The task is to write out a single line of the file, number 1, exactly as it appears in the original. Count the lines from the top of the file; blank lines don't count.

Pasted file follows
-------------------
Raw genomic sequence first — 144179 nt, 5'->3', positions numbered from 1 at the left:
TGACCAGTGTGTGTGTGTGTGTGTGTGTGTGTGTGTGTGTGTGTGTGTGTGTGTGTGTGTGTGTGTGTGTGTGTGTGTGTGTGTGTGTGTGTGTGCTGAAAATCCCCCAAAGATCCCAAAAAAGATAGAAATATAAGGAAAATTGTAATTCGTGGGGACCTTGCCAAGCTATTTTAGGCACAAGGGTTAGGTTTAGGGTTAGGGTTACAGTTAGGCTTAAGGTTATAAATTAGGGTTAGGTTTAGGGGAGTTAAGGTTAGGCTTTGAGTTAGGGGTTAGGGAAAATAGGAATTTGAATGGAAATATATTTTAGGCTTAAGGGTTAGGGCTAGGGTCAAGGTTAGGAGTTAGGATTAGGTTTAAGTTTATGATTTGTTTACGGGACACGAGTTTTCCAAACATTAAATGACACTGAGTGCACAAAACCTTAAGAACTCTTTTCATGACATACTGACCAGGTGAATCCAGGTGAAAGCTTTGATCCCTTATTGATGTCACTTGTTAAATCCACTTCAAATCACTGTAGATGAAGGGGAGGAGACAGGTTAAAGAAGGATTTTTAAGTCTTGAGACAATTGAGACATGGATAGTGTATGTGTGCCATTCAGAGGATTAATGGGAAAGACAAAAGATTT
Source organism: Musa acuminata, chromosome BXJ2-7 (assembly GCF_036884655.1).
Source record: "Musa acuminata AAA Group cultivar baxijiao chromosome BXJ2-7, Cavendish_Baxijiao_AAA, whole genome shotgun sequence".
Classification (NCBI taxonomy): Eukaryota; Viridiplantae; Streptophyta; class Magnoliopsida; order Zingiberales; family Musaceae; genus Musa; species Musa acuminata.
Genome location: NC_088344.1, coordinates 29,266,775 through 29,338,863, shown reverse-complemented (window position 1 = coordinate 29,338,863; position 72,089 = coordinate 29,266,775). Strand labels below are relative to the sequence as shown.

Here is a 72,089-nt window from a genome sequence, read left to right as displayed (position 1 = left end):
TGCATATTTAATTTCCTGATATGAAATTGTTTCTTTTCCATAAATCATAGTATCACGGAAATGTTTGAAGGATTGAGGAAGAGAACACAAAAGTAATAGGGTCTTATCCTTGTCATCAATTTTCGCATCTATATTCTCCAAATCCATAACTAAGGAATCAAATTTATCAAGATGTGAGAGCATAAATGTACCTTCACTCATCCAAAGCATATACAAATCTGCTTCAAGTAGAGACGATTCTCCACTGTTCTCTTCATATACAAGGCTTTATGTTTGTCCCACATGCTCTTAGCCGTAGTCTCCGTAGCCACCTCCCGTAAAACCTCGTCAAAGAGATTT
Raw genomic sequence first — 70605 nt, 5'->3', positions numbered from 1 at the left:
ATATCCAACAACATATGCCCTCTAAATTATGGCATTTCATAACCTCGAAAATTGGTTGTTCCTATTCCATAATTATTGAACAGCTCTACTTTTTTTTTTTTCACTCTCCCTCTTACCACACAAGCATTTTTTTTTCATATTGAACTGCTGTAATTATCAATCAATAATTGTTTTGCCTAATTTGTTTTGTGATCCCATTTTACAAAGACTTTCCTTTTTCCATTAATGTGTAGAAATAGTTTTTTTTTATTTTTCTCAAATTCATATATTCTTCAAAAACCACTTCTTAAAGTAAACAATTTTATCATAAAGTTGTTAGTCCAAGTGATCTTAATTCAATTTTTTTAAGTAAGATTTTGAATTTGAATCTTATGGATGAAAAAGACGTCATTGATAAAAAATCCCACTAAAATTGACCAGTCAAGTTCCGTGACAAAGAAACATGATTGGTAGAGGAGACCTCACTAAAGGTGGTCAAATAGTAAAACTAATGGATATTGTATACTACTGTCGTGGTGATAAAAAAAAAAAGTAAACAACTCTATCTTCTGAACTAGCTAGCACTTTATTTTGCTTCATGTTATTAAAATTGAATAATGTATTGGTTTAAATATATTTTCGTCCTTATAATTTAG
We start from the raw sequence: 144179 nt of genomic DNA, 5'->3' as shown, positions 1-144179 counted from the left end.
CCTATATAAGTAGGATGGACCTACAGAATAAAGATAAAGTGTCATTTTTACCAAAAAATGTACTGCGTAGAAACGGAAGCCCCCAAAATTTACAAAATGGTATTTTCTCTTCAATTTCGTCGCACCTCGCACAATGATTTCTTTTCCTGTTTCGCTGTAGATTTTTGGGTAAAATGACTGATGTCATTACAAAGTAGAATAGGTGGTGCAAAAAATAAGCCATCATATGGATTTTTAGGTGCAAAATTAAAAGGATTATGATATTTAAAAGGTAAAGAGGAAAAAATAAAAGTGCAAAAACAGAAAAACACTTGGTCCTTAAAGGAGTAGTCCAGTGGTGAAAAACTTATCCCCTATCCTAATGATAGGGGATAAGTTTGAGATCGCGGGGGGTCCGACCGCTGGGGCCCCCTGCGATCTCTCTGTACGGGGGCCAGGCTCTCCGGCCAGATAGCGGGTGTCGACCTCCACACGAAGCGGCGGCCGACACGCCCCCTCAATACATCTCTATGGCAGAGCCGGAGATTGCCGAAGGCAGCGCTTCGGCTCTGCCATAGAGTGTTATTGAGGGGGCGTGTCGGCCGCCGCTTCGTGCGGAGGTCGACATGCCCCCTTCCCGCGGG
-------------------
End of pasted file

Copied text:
Raw genomic sequence first — 144179 nt, 5'->3', positions numbered from 1 at the left: